The presence of both glutamate and PACAP in ipRGC synaptic terminals raises the question on the relative role of each neurotransmitter system for various NIF visual behaviors. PACAP or PACAP receptor knockout mice show impaired photoentrainment [12], [13], and an altered pupillary light reflex [14], [15]. On the other hand, there is disagreement on whether PACAP signaling is required for negative masking responses to light [12], [14]. Moreover, PACAP signaling is required for light-induced stimulation of adrenal corticosterone secretion in mice [16]. More recently, selective ablation of VGLUT2 expression in ipRGCs in mice indicated that glutamate is required for aversion of light at neonatal stages but not for the PLR [17]. Here we investigate the role ipRGC glutamatergic neurotransmission for circadian photoentrainment and other NIF photoresponses in mice. We found that ablation of VGLUT2 expression in ipRGCs profoundly impairs, but does not abolish circadian photoentrainment, negative masking responses to light, and the PLR. Moreover, some mutant mice had diminished circadian locomotor activity, with bouts of activity occurring across all circadian times. These findings suggest a complementary and non-redundant role of PACAP and glutamate in ipRGCs for various NIF visual behaviors.

Materials and Methods

Animals

Conditional ablation of VGLUT2 in mice was performed in our laboratory by crossing Vglut2flx/flx mice in which two loxP elements were introduced into the mouse genome flanking exon 2 of the Vglut2 (Slc17a6) locus [18] with Opn4Cre/Cre mice in which Cre recombinase is expressed selectively in ipRGCs [19](kindly provided by Dr. Samer Hattar). Mutant mice Opn4Cre/+, Vglut2flx/flx were used in all experiments while littermates in which Cre recombinase was absent served as controls. Mice had access to food and water ad libitum. This study was carried out in strict accordance with the recommendations in the Guide for the Care and Use of Laboratory Animals of the National Institutes of Health. The experiments were approved by the Institutional Animal Care and Use Committee at the University of Minnesota, and adhered to the Association for Research in Vision and Ophthalmology (ARVO) guidelines for animal use in vision research. Prior to tissue collection, mice were humanely euthanized by isoflurane anesthesia followed by cervical dislocation and all efforts were made to minimize suffering. Both male and female adult (postnatal days 21 to 90) mice were used in all experiments.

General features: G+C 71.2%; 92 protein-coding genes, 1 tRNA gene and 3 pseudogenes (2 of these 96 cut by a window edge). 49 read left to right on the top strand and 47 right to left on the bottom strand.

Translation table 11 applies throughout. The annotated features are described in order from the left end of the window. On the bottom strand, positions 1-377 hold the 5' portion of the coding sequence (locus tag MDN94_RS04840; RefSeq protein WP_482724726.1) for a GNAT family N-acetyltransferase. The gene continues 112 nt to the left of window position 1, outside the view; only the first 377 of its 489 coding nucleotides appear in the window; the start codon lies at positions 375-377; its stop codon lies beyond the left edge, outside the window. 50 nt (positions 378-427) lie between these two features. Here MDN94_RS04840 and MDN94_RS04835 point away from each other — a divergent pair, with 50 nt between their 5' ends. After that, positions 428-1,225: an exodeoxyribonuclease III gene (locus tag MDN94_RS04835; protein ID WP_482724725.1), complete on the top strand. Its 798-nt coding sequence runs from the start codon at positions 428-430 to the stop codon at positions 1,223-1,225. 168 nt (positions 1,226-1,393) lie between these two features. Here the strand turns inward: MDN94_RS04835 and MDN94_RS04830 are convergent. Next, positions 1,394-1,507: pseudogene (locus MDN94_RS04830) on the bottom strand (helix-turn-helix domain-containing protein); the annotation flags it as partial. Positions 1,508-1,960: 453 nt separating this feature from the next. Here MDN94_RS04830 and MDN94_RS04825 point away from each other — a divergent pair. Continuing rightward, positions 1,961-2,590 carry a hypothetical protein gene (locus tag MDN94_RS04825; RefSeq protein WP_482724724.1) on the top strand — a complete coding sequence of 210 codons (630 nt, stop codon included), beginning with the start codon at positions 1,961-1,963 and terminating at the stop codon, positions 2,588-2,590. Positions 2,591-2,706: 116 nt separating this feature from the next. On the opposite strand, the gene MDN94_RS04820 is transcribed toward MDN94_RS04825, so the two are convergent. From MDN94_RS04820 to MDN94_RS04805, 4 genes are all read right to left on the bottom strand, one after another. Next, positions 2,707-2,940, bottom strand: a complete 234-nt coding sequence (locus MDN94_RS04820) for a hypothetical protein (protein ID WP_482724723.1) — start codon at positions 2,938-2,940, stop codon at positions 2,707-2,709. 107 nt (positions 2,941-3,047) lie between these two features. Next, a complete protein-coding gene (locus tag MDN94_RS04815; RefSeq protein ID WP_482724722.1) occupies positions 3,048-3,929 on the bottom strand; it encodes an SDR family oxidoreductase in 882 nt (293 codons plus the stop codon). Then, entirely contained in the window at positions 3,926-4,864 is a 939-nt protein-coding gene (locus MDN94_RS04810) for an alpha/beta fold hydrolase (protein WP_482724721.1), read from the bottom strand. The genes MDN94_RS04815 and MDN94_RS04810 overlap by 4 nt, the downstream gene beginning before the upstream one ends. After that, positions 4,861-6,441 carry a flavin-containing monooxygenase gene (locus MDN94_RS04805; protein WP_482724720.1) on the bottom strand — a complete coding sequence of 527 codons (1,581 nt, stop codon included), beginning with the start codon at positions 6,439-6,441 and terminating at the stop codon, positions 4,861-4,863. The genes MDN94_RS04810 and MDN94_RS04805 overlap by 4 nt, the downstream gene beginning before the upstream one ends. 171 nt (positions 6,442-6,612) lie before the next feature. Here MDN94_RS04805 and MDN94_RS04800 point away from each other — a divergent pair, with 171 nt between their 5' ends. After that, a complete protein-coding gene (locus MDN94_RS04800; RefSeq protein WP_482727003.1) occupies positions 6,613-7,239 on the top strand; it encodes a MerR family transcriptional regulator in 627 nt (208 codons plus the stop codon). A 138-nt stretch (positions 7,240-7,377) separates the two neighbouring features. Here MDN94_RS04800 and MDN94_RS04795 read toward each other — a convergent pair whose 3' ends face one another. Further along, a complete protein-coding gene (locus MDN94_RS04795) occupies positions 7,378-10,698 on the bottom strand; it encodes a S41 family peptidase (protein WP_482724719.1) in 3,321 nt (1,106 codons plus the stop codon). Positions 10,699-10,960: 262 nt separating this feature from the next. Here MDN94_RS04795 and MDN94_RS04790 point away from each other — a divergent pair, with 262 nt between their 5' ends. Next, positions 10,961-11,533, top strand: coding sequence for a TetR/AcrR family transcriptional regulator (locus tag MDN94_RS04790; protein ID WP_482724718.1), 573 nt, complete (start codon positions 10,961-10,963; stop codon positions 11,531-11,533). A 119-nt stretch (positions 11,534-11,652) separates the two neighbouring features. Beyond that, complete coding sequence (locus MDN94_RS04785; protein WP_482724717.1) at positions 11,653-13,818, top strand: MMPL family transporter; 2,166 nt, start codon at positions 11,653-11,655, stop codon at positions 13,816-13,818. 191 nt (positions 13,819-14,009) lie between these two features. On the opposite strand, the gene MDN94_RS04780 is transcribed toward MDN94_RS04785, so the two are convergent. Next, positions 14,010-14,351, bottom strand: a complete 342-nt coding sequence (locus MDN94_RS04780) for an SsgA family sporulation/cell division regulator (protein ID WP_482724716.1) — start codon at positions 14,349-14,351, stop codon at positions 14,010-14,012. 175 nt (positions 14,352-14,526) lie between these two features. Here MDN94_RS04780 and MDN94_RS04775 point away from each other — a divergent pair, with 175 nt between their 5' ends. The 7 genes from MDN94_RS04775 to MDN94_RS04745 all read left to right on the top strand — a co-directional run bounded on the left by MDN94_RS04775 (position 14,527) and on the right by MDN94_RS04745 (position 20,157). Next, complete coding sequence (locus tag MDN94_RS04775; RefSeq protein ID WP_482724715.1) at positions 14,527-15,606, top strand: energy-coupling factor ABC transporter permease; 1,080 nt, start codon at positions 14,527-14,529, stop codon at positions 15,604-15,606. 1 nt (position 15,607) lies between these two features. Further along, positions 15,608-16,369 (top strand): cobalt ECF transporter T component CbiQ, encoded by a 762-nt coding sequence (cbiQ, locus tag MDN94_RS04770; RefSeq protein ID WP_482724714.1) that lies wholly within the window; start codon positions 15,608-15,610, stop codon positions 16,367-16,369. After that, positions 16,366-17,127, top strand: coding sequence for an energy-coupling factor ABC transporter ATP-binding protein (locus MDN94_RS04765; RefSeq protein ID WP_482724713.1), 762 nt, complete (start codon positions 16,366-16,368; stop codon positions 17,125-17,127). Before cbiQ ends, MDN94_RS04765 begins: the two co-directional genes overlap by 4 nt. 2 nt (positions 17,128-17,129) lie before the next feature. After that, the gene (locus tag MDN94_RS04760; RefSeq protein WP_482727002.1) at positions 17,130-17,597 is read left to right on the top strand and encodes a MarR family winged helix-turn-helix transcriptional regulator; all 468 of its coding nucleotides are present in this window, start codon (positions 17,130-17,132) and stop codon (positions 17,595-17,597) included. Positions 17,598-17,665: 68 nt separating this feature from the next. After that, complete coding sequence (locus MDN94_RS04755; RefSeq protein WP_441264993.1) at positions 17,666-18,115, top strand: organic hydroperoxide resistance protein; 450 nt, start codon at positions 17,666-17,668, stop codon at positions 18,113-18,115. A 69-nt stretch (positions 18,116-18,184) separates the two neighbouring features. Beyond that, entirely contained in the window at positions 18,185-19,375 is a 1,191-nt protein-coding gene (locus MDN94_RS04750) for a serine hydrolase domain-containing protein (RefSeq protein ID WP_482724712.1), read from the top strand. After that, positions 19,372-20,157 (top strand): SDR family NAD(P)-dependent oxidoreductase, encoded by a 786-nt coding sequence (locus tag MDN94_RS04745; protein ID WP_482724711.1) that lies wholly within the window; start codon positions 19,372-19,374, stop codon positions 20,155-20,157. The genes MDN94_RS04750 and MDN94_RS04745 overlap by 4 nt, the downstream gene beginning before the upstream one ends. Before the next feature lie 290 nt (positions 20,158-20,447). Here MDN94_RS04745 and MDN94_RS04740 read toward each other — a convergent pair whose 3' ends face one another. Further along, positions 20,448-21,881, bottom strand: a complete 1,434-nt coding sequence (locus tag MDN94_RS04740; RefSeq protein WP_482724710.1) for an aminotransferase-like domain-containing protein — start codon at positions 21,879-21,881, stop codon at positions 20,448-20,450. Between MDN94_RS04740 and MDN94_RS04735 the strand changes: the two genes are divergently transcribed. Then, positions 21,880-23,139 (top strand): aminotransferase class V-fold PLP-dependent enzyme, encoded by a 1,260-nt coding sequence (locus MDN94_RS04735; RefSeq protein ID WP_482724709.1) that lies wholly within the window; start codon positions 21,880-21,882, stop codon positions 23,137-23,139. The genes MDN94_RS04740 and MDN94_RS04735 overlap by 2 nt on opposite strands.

Immunocytochemistry

Immunocytochemistry was performed essentially as previously described [20], [21]. Mice were anesthetized with isoflurane and perfused transcardially with 1× phosphate-buffered saline (PBS), pH 7.4, followed by 20 ml of 4% paraformaldehyde in PBS. The brains and eyes were extracted, fixed overnight in the same fixative at 4°C, and cryoprotected in 30% (w/v) sucrose in PBS at 4°C until they sank to the bottom. Each brain was sectioned at 100 µm on a Vibratome while retinal tissue was sectioned at 15 µm in a cryostat. Sections were incubated in PBS containing 0.5% Triton X-100 and 10% goat serum overnight to block nonspecific labeling. Retinal sections were then incubated with primary antibodies at 4°C overnight, washed and incubated overnight with secondary antibodies and DAPI (Roche Diagnostics, Indianapolis, IN) to label nuclei. For brain sections, the incubation periods were extended to two-three days for primary antibodies and one day for secondary antibodies. The primary antibodies used in this study were: rabbit anti-melanopsin (1∶500)[21], guinea pig anti- VGLUT2 (Synaptic Systems, Gottingen, Germany,1∶1000), guinea pig anti-VGLUT1 (Synaptic Systems, 1∶1000), guinea pig anti- VGLUT3 (Synaptic Systems, 1∶1000), rabbit anti-VIP (Vasoactive Intestinal Peptide) (Immunostar, Hudson, WI, 1∶1000). We used goat anti-rabbit Alexa-488 and goat anti-guinea pig Alexa-594 as secondary antibodies (Invitrogen, Grand Island, NY, 1∶750). Retinas and brain slices were stained in parallel to ensure specificity of antibody labeling. Confocal z stacks were acquired using an Olympus FluoView FV1000 confocal microscope with 20X, 40X, or 60X oil-immersion objectives. Editing of images was limited to adjusting the brightness and contrast levels using ImageJ software (NIH, Bethesda). Experiments were replicated with a minimum of 3 individual mice. Localization and morphology of the stained cells with each primary antibody matched previous descriptions in retina and SCN [10], [11], [21], [22], confirming the specificity of the antibodies used in this study.

Circadian Locomotor Activity